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Old 08-11-2006, 07:26 AM
polaris6
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Thanks. The point of clarification came when you referred to the other vessel and its starboard or port side. However, below I have included 2 situations, one published in the USAWaterways.com and the other on another site, which confuse me (in the light of the last explanation).

"One whistle" or "see you on one" - this refers to whistle/horn signals. Let's say you are approaching a barge that is still a distance away and you want to go into a cove to your port. You could hail the barge on the VHF and tell him "Two whistles." That lets the barge know you want to go to the side of the river with the cove on it.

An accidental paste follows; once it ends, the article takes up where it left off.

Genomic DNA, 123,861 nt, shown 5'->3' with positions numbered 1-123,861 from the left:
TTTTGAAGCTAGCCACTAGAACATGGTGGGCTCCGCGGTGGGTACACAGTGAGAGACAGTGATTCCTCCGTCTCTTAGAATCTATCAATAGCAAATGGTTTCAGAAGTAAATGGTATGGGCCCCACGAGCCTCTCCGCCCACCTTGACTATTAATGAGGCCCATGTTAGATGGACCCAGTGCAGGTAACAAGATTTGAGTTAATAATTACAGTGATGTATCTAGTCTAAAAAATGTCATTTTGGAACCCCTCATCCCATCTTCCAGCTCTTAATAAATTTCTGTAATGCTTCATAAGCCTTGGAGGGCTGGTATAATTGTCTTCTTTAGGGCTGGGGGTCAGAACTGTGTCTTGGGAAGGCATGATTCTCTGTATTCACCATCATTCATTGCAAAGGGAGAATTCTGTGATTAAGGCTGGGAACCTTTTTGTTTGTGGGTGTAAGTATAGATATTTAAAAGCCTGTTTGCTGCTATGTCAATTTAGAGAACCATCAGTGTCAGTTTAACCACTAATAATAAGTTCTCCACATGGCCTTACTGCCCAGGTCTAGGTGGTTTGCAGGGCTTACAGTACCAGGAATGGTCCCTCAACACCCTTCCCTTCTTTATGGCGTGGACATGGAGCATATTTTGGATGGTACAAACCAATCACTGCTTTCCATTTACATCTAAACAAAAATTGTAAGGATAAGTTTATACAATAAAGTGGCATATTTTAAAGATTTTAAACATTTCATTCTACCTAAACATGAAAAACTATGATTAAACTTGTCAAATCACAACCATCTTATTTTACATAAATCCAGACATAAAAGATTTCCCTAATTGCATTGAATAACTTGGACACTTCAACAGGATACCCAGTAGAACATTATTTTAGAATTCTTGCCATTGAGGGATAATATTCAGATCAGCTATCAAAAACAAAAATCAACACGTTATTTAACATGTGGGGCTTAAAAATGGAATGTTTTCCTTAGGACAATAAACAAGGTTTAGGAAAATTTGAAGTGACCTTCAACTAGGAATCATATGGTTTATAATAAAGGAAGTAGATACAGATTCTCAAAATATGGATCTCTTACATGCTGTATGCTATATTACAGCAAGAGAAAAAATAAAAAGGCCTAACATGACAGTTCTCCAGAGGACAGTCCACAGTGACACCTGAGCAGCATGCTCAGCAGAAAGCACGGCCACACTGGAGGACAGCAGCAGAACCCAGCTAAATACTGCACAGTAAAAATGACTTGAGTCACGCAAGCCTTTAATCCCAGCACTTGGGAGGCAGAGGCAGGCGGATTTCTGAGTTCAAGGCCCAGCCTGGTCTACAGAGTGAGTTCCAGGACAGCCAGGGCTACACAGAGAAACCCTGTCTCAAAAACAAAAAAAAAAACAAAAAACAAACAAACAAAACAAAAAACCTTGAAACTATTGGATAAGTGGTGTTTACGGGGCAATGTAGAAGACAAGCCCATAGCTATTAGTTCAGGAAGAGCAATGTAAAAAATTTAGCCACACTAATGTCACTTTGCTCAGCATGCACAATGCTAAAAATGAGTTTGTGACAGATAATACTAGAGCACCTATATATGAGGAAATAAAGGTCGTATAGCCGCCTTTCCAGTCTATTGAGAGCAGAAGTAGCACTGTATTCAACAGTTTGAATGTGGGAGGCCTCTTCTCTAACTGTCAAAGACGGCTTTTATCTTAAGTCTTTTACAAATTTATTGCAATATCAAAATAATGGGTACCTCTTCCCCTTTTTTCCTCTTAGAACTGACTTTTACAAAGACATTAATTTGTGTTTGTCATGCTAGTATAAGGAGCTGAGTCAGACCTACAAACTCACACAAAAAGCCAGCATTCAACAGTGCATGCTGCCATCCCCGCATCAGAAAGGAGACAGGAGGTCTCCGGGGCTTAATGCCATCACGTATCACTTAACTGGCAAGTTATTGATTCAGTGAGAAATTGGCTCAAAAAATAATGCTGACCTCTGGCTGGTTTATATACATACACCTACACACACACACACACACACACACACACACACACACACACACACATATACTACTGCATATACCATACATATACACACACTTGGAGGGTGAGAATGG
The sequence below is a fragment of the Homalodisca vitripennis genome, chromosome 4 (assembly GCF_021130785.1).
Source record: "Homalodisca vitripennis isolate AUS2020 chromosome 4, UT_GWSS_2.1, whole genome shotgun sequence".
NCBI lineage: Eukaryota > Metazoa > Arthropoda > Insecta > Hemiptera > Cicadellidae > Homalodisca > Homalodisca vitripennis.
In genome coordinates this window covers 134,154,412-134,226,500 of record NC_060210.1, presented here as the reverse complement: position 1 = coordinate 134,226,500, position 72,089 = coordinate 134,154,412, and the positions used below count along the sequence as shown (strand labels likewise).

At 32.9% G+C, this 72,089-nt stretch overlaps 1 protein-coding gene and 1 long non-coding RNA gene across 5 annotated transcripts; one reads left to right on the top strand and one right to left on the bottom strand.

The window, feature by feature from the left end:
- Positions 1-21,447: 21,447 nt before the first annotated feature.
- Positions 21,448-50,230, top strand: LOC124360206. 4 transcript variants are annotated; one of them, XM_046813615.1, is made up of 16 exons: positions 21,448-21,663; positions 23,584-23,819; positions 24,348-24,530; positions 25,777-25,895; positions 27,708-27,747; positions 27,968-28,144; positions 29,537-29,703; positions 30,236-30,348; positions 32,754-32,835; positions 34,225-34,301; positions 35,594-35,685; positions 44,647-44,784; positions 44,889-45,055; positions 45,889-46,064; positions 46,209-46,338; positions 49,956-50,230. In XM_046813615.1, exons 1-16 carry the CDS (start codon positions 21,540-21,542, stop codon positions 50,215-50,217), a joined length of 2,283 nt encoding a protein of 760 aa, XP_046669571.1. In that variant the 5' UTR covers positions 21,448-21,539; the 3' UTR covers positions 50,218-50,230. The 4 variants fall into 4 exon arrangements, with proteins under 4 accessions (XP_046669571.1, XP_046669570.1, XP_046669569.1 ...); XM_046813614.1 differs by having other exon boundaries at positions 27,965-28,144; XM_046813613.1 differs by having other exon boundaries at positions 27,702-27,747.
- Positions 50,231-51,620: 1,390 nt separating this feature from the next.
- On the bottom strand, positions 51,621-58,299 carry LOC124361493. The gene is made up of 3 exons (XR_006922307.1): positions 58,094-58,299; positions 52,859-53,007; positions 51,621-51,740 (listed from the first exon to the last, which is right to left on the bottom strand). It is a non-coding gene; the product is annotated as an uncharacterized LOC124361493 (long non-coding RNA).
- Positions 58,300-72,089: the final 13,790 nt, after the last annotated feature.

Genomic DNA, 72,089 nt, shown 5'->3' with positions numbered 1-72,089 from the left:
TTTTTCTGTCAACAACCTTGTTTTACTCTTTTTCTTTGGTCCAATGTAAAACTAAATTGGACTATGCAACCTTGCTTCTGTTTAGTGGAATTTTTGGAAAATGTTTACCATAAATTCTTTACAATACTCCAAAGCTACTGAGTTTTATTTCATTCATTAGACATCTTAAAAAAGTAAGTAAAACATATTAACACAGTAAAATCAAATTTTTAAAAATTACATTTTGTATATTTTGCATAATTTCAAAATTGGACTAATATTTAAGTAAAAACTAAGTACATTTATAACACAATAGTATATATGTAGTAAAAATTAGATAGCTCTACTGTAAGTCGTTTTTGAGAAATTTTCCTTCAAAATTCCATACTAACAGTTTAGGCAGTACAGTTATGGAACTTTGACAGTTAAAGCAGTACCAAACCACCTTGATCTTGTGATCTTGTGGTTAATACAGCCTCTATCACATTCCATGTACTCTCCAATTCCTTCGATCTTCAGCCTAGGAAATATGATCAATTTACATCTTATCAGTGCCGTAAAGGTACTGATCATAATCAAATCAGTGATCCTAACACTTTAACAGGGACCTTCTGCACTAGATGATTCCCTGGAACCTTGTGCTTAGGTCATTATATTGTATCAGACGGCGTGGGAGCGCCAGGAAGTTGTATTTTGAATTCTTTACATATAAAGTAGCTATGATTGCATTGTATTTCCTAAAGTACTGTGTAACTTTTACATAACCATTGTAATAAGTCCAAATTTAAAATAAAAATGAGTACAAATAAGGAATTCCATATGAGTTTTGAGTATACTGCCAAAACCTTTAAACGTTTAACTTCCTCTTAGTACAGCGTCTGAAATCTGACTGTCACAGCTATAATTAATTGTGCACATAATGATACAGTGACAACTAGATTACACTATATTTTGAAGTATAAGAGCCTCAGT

What bothers me about this is the port is on the left of the vessel 'making the statement' (that would be the starboard of an oncoming vessel, or the port of a vessel if you were approaching from the rear). In either case, two whistles should apply to the starboard side of one or the other of the vessels. In this case, it would have to the vessel you are approaching head on. But shouldn't the instruction be something different than...." I plan to make a left turn in front of you ...."?

Below is the second example that confuses me:

" An up-river tow, ready to enter the lock, called to ask us (proceeding downstream) to pass him on a two-whistle - that is, to his port - so our diminutive wake would not push him against the bank"

I don't understand this one at all.

Thanks for the help.
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